Last night I took the WES rail from where I work in Tualatin to Beaverton in order to attend a Night To Be Much Observed dinner in that area of what might be termed “West Portland.” When I got to the station, I kept trying to pay for a ticket, but the machine was broken, and in talking to the other people there the machine had been broken for some time without being fixed. It would seem strange that a public transportation system like Portland’s Tri-Met that had a budget shortfall to the extent that they do would be blase and unconcerned about people riding their trains without paying not because they were trying to skip fares but because the ticket machines were broken. One would think that there would be daily reports that would tell someone with fiscal oversight responsibilities that the machine had not made any money that day, and so it was probably out of service, especially if days turned into weeks and months without any money from a given machine. Under such circumstances it would appear to pay to either fix the machine (especially if there is only one fare machine, as there is in Tualatin) or replace it with a better machine that did not break down so often.
The book Economics In One Lesson, even if it is a bit tiresome and repetitive in its approach, makes the point persuasively and plainly that when people celebrate money going into repairing broken windows, that their celebration masks the great opportunity costs that result from a diversion of useful capital investment into repairs. Of course, companies themselves may not always be good about making sound investments (which is why there is a preference for capital investments than salaries, which are slandered and libeled as overhead rather than being seen as investment in human capital, which is of infinitely greater value than mere machinery). Even so, spending money on investment in a better future is a wiser course than diverting resources and attention to what is broken, even if it is better to repair what is broken than simply to cast it aside altogether.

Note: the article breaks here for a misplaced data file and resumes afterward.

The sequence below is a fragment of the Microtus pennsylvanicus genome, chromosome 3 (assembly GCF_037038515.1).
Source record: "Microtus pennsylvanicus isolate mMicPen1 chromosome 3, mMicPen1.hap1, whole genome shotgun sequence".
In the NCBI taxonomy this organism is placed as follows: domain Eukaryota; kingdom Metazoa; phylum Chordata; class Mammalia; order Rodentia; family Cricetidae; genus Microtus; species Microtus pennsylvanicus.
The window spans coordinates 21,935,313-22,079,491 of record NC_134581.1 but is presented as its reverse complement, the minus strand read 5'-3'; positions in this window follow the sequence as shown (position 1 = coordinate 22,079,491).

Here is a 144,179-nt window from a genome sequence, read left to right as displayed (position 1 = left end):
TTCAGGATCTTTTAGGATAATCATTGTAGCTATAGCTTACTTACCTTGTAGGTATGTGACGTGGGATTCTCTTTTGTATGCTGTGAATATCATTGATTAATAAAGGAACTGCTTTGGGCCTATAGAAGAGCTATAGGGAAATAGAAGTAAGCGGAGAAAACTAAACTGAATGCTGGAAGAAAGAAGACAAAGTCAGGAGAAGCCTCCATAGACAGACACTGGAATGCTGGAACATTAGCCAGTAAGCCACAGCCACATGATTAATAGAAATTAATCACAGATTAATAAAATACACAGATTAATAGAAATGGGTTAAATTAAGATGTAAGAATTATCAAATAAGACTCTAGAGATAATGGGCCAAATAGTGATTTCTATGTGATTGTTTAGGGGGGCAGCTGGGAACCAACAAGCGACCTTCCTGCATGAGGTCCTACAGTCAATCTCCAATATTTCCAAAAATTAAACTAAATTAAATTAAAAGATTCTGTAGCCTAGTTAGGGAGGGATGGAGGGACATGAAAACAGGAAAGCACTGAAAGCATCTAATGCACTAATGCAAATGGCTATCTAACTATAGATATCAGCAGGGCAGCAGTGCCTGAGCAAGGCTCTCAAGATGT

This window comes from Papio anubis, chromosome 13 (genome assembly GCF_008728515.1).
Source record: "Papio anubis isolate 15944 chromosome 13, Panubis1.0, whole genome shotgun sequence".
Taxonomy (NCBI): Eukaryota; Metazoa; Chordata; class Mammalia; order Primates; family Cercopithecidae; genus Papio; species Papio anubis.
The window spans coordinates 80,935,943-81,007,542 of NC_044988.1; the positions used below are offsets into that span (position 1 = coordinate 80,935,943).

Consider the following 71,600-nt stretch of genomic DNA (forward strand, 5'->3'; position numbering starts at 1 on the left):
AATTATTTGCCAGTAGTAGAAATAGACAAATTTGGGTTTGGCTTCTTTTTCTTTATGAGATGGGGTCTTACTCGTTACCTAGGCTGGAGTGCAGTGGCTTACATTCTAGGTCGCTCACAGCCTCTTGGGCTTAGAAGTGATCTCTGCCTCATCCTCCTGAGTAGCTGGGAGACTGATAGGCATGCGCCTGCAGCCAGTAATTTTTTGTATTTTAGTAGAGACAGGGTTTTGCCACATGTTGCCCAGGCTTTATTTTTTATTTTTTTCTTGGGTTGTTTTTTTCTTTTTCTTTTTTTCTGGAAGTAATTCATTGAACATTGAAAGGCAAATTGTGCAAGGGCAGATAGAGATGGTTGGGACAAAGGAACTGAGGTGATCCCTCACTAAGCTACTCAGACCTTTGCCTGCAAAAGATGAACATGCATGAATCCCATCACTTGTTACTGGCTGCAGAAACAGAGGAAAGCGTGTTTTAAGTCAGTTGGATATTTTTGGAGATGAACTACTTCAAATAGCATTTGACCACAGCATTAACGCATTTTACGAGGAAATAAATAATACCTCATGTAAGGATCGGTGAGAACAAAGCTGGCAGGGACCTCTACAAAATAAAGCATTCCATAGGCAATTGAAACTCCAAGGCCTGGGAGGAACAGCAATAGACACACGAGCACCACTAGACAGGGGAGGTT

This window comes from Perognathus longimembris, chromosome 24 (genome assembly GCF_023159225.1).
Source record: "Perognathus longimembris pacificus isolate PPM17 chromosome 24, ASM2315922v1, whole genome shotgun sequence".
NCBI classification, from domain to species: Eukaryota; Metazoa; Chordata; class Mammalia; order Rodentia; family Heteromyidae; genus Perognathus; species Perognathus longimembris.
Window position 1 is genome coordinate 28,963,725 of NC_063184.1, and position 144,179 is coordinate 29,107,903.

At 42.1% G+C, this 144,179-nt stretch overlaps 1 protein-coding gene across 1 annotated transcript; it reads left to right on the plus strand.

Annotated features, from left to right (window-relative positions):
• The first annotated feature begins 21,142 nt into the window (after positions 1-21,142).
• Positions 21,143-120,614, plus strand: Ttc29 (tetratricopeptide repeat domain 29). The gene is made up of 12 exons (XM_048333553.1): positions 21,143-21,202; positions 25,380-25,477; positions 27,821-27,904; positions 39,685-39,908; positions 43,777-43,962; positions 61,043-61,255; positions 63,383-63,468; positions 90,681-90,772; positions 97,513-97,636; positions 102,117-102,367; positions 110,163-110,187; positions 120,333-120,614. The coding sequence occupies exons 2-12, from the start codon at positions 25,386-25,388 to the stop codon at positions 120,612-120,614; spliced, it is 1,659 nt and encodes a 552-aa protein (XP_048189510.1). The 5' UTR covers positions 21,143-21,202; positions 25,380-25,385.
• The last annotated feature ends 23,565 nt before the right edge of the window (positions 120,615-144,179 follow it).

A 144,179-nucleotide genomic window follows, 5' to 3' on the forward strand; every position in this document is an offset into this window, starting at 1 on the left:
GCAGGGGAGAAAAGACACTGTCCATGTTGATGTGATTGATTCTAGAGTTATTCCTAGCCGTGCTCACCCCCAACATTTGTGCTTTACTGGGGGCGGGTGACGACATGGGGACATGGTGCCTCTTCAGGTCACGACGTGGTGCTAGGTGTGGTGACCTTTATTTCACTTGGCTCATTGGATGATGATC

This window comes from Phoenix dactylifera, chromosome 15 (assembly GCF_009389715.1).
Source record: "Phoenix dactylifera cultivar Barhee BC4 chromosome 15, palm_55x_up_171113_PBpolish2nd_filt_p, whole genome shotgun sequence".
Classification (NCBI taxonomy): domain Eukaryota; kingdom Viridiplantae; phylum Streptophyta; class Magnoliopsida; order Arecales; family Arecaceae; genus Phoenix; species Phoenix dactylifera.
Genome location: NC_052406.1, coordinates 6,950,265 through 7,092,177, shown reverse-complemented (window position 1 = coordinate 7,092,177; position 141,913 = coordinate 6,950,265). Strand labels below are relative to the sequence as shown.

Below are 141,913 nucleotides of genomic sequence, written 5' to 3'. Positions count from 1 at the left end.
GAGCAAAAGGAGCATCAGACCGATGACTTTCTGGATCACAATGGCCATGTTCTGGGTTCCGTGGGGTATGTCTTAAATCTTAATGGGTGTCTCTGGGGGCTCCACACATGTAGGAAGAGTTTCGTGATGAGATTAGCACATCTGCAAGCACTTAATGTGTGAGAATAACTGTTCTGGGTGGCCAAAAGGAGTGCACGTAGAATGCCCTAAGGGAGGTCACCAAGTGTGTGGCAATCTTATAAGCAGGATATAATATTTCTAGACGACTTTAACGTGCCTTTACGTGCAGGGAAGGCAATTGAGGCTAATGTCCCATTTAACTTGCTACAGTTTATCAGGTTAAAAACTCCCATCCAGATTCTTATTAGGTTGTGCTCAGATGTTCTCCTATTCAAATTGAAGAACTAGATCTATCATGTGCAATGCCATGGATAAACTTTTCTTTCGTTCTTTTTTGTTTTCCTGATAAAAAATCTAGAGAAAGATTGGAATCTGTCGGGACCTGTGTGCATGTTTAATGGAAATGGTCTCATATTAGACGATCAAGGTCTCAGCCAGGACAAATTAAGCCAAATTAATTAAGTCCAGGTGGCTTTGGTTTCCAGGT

This world is full of broken windows. Often these broken windows receive a great deal of attention because they are open and obvious, and they often disguise greater problems. In some cases, a broken window can be a superficial problem that is easy to fix and that is viewed negatively because it is relatively obvious to notice, without the need for others to look into matters or people in greater depth. On the other hand, people tend to reason that if superficial matters cannot be taken care of effectively that there is no chance that deeper matters could be good, since it is easier to manage images than to ensure deeper quality, and where superficial attractiveness is lacking most people will not bother to look into people or institutions in greater depth or with a desire to understand whether surface impressions are accurate or not.
In other cases, though, peoeple behave in ways that show a marked lack of wisdom in celebrating broken windows because of their supposed benefits, not recognizing the costs that are hidden. Many sins in our world result from the brokenness of individuals, and rather than celebrating that brokenness and desiring that it should be treated as equal with wholeness and proper conduct, we ought to lament that brokenness, to do our best to repair it, and to (even more so) work to prevent those factors that lead people to be broken in the first place. Sadly, we celebrate what we should abhor, and seek to legitimize what we should strive to eradicate through prevention, overcoming, and love. We are not a very wise world, though, and seldom are we guided by what ought to be. So until we change our way of behaving, we can expend plenty more broken windows, which we celebrate to our own peril, knowing that the evil that would break something would have no problems breaking everything else that it can get its hands on.